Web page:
July 21st, 2009

Creating HDR – Resources for Tutorials

HDR of the Ritz Carlton Hotel Pool by Andrew Perreault

Nightshot HDR of the Ritz Carlton Hotel Pool, St Thomas, Virgin Islands by Andrew Perreault

Today I will share all the best links of excellent HDR tutorials and add  my perspective to what I think they missed for those really starting out. If you’re brand new to photography, and you’ve seen the term HDR being used on all the major photo sharing sites, you need to know what it means, and how it works.

First, when you’re in the learning stage, read as much as you can, so here are the links that helped me learn HDR this year and others I have found recently that are excellent [don't forget to save these links, or mine, to revisit]:

1.] Vanilla Days

2.] Trey Ratcliff – Stuck in Customs [My favorite and the Flickr community favorite photographer]

3.] Doing it with Photoshop CS4 – BackingWinds

4.] Pop Photo

5.] Before the Coffee – teaches the secret of masking different HDR results of the same photo

6.] HDRsofts Photomatix Resources [by the company itself, please visit these links]

Things You’ll Need to Learn

1.]Learn about Bracketing – If you own a mid-range DSLR, your camera should have the ability of “Bracketing”. It’s important to grab your camera manual to learn how to setup bracketing. As discussed in the tutorials I left, you’ll want to have the ability to bracket your shots +/- 1 Exposure setting. You should take 5 pictures instead of 3, which would mean -2,-1,0,+1,+2. If your camera doesn’t have the ability for bracketing don’t fear, I went through the same thing with my current camera. My camera brackets at .7 and only does 3 frames. To get the 5 frames I need at the exposure levels I’m looking for,  I use the button located on my camera to quickly change the exposure before each shot. All my HDR photos are done using this manual method.

2.] Learn how to use Photomatix: Most of the tutorials above will teach you just that. Word of advice by me, save any “Presets” you like or even dislike. What most tutorials fail to mention are presets. When you complete your Tone Mapping and “Process” the image, you can do two things, 1.] save the finished photo and more importantly, 2.] you can “save settings” which is the preset. The preset remembers the exact settings you choose to use in “Detail Enhancer” before you processed the image. Saving the preset is huge and saves you time in the future. When I say “save even the ones you dislike”: If the photo was enhanced with unique improvements, they may work out better for other photos. You’ll learn using Photomatix that depending on shots, require a specific preset. I learned this from my Virgin Islands trip, where the sky and water had a unique blue and brightness, compared to the photos I took in Washington state that mostly had dark clouds and deep green trees. As you use Photomatix more and more, you will learn what works well with what and saving your presets with teach you faster. When you create a good set of presets, share them with your friends, you simply have to copy/paste them in the Photomatix folder in the Presets folder. It’s also good to back them up from time to time to! You don’t want to lose them, because it takes a long time to prepare and play with them.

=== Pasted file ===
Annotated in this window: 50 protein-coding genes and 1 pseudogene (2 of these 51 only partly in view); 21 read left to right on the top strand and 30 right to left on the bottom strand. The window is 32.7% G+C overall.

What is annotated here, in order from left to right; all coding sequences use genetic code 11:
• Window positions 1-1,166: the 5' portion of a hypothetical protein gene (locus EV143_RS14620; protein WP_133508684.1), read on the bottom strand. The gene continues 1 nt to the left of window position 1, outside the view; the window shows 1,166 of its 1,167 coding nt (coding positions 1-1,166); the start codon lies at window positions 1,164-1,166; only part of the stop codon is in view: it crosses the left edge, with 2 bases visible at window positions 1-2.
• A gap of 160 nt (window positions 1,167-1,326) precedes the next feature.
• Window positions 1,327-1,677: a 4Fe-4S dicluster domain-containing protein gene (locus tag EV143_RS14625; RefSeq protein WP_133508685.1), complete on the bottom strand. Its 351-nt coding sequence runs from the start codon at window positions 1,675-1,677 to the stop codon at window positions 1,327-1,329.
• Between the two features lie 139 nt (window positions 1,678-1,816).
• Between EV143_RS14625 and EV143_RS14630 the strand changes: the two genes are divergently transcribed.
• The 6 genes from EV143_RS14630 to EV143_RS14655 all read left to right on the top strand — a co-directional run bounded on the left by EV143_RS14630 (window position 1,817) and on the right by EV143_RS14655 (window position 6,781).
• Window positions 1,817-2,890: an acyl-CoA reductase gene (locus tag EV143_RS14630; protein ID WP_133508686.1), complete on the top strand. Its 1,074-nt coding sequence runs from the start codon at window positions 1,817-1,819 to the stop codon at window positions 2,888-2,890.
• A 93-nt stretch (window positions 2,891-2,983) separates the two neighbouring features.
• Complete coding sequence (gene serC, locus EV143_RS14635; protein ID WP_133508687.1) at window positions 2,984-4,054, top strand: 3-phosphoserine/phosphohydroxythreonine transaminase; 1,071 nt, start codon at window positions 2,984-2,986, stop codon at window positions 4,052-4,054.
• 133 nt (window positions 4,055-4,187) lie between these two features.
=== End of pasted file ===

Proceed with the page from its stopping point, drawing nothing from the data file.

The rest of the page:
3.] Learn how to use Photoshop: A common denominator that separates the real pros from the wannabe pros is their abilities to use Photoshop. Many photographers use Lightroom or Aperature, because they find Photoshop difficult to learn. Those photographers rely more on plugins and pre-designed actions to process their photographs. Take classes, read books, learn from friends, join forums, do anything to learn. Do you have what it takes to learn Photoshop?

4.] Watch your “.HDR” storage – I didn’t see this in the tutorials either and you have to remember this, which is important because each photo ranges from 20-40MB of storage space. 1,000 photos and you’re at 40 GBs of storage taken up. When you do the normal manual conversion, clicking on the “Generate HDR image”, there is a step where you can save the .hdr file for future toying with, which most people never do. No fear there. But, if you do “Batch Processing” or “Single File Conversion”, be careful on the .hdr files. On the batch processing, you can check off on the highlighted area on the picture shown below. Keep in mind, this doesn’t “remove” all the .hdr files. A little glitch in the software that they’re working on, so revisit the folder that the files were created in and erase the .hdr files if you don’t need them, I’ve had a few not erase in several batches. I love to do “Single File Conversion” and that’s how I learned how fast I could fill up my laptop’s hard drive. You have to manually remove the .hdr files from the folder they were created in after the process. Don’t forget to purge these files if you don’t need them, or you’ll see your hard drive maxing out really fast.


Some things I had to learn the hard way. One of those things was the fact that you should always be shooting in RAW. At the beginning I didn’t want to, then I moved to JPEG+RAW shooting. At that point, I realized the benefits of RAW. Think beyond HDR or your quest of basic photography when you’re thinking format. In the future, when you improve your skills, you’ll want to revisit old photographs and tweak them again. You’ll kick yourself if you didn’t have them stored in a RAW format. With RAW converters, you can adjust a photograph 10 different ways, and use 10 different layer masks to pull specific things out of the photo with Photoshop. You have endless possibilities using RAW compared to JPEG.

As I come up with other things I’ve missed, that are important, I’ll add to this post. Hopefully all the links I provided above with give you all the tools to learn HDR.


Photography . Tutorials